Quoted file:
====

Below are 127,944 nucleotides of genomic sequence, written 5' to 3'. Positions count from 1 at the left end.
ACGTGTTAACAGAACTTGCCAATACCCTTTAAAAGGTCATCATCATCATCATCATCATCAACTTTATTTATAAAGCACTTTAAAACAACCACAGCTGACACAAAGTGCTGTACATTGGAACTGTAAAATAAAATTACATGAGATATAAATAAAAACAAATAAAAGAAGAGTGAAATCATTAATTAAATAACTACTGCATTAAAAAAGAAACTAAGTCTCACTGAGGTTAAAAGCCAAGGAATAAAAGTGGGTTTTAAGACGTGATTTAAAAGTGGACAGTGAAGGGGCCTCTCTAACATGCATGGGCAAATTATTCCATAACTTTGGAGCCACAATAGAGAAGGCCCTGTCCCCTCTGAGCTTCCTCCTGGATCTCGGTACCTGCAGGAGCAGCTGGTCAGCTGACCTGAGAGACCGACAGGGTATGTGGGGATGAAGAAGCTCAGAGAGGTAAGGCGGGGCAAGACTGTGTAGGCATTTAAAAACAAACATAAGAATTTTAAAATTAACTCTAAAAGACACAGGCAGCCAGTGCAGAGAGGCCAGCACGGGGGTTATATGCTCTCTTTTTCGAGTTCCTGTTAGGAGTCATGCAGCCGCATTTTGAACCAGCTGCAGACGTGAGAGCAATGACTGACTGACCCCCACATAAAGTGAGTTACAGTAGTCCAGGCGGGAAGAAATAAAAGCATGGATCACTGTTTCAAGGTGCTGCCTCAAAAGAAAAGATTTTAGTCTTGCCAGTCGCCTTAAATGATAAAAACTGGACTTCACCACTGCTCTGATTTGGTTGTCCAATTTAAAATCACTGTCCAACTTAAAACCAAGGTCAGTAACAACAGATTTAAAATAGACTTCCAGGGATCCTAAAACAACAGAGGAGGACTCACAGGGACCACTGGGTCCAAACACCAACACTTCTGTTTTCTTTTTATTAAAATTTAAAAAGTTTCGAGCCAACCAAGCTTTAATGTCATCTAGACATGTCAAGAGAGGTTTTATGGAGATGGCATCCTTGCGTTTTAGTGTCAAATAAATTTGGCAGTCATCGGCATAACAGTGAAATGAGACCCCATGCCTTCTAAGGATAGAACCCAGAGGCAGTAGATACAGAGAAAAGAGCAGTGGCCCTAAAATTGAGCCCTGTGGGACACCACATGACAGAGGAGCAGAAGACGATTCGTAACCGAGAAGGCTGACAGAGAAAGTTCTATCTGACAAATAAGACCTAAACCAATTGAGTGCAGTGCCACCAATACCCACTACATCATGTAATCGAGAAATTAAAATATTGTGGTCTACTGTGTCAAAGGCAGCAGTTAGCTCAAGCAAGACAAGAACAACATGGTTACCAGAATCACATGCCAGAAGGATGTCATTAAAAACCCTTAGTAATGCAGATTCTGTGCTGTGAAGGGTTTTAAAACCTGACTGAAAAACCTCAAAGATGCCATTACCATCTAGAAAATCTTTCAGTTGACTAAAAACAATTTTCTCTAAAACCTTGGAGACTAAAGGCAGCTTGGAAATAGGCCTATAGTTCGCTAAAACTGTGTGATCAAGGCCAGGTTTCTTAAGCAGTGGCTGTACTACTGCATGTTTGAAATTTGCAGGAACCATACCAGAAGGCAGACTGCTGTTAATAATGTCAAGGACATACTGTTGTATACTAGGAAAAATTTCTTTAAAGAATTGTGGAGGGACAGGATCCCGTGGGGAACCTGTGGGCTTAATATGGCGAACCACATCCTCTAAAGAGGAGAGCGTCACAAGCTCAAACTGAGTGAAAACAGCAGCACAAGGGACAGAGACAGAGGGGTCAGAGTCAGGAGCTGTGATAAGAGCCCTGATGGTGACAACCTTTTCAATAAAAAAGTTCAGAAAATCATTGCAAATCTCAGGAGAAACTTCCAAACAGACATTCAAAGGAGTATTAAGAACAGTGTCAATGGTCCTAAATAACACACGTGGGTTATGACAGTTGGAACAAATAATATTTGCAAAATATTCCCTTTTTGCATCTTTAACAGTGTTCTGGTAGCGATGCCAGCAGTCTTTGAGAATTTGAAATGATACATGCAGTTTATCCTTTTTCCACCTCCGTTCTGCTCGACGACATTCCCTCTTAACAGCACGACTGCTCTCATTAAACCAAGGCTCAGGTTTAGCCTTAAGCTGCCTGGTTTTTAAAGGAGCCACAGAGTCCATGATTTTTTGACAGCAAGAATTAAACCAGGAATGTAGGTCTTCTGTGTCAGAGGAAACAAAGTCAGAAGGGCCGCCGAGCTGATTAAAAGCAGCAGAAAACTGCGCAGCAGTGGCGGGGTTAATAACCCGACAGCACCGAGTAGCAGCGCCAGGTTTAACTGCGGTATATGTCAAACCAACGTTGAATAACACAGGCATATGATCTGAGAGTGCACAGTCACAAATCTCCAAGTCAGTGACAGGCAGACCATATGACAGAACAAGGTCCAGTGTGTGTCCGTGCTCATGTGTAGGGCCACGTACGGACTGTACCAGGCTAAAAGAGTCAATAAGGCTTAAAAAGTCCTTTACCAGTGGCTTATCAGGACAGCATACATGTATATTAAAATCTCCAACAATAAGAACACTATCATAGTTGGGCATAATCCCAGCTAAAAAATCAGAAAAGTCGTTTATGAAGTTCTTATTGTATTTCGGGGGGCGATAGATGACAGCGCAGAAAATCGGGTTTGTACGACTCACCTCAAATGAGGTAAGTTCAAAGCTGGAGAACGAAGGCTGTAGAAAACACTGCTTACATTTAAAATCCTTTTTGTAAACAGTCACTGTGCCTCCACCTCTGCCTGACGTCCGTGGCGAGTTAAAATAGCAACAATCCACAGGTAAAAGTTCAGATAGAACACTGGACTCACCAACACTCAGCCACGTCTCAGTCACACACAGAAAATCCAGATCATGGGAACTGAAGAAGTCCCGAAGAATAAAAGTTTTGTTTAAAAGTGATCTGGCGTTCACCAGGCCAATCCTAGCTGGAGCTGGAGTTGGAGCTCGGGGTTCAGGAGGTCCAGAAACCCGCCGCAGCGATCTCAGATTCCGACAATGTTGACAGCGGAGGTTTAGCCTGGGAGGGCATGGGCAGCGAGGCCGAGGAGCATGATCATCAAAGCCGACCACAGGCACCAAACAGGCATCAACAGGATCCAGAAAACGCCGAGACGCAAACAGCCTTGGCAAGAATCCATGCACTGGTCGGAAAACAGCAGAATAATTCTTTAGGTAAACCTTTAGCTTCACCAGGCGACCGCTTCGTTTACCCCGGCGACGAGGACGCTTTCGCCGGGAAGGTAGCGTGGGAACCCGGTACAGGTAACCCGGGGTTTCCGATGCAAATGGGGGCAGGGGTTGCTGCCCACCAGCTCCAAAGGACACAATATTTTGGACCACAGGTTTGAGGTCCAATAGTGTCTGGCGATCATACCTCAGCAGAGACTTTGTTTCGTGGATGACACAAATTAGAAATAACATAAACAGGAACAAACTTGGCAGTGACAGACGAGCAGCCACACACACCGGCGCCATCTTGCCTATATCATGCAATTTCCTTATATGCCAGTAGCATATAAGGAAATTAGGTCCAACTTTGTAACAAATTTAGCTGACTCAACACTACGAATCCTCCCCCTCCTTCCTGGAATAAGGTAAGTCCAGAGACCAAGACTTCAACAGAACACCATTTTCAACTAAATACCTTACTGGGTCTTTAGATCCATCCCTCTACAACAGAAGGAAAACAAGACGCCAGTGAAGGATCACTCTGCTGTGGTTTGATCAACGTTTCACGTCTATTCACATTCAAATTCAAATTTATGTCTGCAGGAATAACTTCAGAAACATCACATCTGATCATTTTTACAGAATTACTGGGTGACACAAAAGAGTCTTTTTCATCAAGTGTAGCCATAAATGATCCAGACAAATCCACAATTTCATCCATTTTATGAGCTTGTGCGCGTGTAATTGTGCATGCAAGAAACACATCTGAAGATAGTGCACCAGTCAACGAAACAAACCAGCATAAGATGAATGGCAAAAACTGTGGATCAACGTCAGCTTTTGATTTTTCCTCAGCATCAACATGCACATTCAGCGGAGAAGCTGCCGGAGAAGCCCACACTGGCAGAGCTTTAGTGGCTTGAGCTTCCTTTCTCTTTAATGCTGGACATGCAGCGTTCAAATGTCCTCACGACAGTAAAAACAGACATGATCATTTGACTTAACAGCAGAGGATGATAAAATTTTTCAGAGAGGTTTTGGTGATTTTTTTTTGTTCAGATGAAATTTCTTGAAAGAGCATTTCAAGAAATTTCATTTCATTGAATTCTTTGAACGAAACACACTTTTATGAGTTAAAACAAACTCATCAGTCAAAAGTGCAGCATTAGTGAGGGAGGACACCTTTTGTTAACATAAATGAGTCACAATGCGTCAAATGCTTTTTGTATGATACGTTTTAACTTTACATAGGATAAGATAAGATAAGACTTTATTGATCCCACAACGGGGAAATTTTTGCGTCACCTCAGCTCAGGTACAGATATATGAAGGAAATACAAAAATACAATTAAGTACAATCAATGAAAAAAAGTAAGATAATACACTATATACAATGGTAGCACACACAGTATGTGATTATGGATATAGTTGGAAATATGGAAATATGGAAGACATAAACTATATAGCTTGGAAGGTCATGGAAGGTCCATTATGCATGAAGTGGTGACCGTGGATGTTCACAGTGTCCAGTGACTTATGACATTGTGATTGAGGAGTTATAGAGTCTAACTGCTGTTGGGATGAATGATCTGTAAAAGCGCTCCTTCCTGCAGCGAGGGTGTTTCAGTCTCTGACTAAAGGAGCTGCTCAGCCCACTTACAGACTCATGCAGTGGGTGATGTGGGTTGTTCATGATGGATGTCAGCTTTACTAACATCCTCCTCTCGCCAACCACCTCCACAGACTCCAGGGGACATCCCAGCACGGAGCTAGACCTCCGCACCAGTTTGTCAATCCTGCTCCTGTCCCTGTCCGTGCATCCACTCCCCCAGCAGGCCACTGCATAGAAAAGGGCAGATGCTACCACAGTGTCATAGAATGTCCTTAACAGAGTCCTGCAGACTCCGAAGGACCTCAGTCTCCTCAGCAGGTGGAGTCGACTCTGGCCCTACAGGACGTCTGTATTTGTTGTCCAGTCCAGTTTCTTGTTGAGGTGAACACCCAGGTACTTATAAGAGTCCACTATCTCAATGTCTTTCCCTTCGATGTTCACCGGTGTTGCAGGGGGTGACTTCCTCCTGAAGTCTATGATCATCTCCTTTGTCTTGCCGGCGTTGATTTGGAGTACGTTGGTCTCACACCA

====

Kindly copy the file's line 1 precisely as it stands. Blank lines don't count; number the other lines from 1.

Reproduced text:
Below are 127,944 nucleotides of genomic sequence, written 5' to 3'. Positions count from 1 at the left end.